Update 07/24/10. — The YALT code has been completely rewritten. The following article doesn't reflect this evolution. YALT 2 encapsulates a L10N object in a more compact way, it improves the compatibility with session targetted scripts and allows the developer to escape Unicode characters with the \u.... syntax (in order to keep the entire script ascii encoded). You also can get the active locale in a string by using L10N.locale. Finally, YALT 2.1 abandons the file auto-parsing approach and provides the ability to pass string arguments through %1, %2... placeholders.
Check out the updated article.


Localization (frequently abbreviated to the numeronym L10N) is the process of translating a software interface into appropriate languages or adapting a language for a specific country. A localized application automatically displays the menus, the dialogs and the message strings in the user locale language.

From a scripting point of view, it is easier to maintain a single file than to deploy the multiple translated versions of the same script. Ideally we would like to code the whole interface using default strings often international English and to attach a “translation file format” to each locale. This mechanism is very popular since the advent of the “PO format” from the GNU Gettext translation system. It is also used in many script libraries, from PHP to JavaScript.

However, in the InDesign JS context —and to avoid file inclusion issues—, we prefer to have a single file containing both the script and the L10N data.

A few words on ExtendScript localization

ExtendScript allows you to localize the text in your script, using “localization objects”: “A localization object is a JavaScript object literal whose property names are locale names and whose property values are the localized text strings.” A locale name is a standard 5-character code in the form LL_RR (for example: en_US, fr_FR...), where LL is an ISO 639 language specifier, and RR an ISO 3166 region specifier.

When you set the localize property of the Dollar ($) object to true, you enable the extended localization features of the built-in toString method. Then you can use this kind of syntax:

// enable ExtendScript L10N automatism
$.localize = true;
// create a localization object (for 2 locales)
var locMsg = {
    en_US: "Hello, world!",
    fr_FR: "Bonjour tout le monde !"
// displays the localized message
// [ implicit call to toString() ]
alert( locMsg );

As explained in the Adobe JavaScript Tools Guide, ExtendScript matches the current locale and platform to one of the object properties and uses the associated string. On a French system, for example, the property fr_FR: "Bonjour tout le monde !" will be converted into the string "Bonjour tout le monde !"

The ExtendScript approch is very intuitive, but requires that the scripter builds an object each time he wants to displays something on the screen. Suppose that your script provides a lush user interface with countless widget captions. You may think that it is easy to centralize the whole L10N objects in a global array and to send localization requests to the Magical Translator. It won't be that easy! How can we set the keys of such an array?

Reinventing the wheel

In the first French/English scripts I wrote for InDesign —like IndexBrutal or EanDesign—, I got into the habit of setting a number of L10N global variables in a special section named “LINGUISTICS”. Each entry was structured as an array of two strings, the English one and the French one, for example:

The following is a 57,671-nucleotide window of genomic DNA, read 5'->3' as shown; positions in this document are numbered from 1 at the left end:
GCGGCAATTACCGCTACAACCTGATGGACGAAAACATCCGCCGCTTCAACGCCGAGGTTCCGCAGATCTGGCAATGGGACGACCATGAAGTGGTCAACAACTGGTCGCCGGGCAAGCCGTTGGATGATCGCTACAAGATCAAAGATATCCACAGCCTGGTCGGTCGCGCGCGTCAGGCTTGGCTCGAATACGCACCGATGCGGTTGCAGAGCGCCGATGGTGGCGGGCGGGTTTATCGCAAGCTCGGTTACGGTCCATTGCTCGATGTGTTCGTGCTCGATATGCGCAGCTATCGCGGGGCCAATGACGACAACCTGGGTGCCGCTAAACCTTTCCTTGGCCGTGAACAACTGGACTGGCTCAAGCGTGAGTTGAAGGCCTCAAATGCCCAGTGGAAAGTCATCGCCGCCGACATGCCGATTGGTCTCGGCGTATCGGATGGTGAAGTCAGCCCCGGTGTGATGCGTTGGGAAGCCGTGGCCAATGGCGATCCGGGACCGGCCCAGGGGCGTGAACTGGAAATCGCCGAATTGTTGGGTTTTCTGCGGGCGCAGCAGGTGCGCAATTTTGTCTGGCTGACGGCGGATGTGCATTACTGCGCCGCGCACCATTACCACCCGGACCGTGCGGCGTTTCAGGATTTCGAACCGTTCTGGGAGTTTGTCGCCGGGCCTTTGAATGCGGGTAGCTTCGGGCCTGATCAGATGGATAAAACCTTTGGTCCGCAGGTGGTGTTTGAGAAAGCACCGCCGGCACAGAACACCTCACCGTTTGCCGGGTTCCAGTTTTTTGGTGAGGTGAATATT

"Unable to open the file",
    "Impossible d'ouvrir le fichier"

Then I declared a LANG variable, defined by:

var LANG = (app.locale == Locale.frenchLocale) ? 1 : 0;

So the script was able to access the appropriate translated string, using the syntax ERR_FILE_OPENING[LANG].

But I realized that this method only attempted to replace the ExtendScript localization objects with as many localization arrays (and mnemonics)!

The “YALT” Approach

Now I would like to introduce another localization framework. The idea basically consists in using the JS comment syntax to store all the localized strings in one block at the beginning of the script file. Like this:

// Yes :: Oui :: Ja
// I love :: J'aime :: Ich liebe
// This is a translated text :: Ceci est un texte traduit :: Dies ist ein Text in Übersetzung
// </L10N> ::

Since all lines begin with double slashes (//), the “code” above is perfectly silent and harmless. JavaScript can't interpret it, but we can! It is obviously a translation table. The first row provides a generic header for our localization section, specifying the available languages for the script:


" :: " (space + double colon + space) is an arbitrary separator. The first field (<L10N>) has a special meaning: it acts as an opening tag for the L10N process. You can also see it as a placeholder for the first column, corresponding to the default locale. The default locale/language is applied when the user locale is not supported by the script or when a string has no localized counterpart. This is the reason why the first column contains the English (=default) strings, considered as the table keys:

// Yes :: Oui :: Ja
// I love :: J'aime :: Ich liebe
// etc.

The fist line above means that "Yes" is a default string/key to be translated into "Oui" in French locale, and into "Ja" in German locale. For any other locale, "Yes" will remain "Yes", unless you add a new column (for example, " :: SPANISH_LOCALE") and the translated fields. Each new line specifies a key and the corresponding localized strings, until we reach the </L10N> :: end marker.

OK, this virtual syntax is pretty cool, but how can we make it work in a real script?

Part 2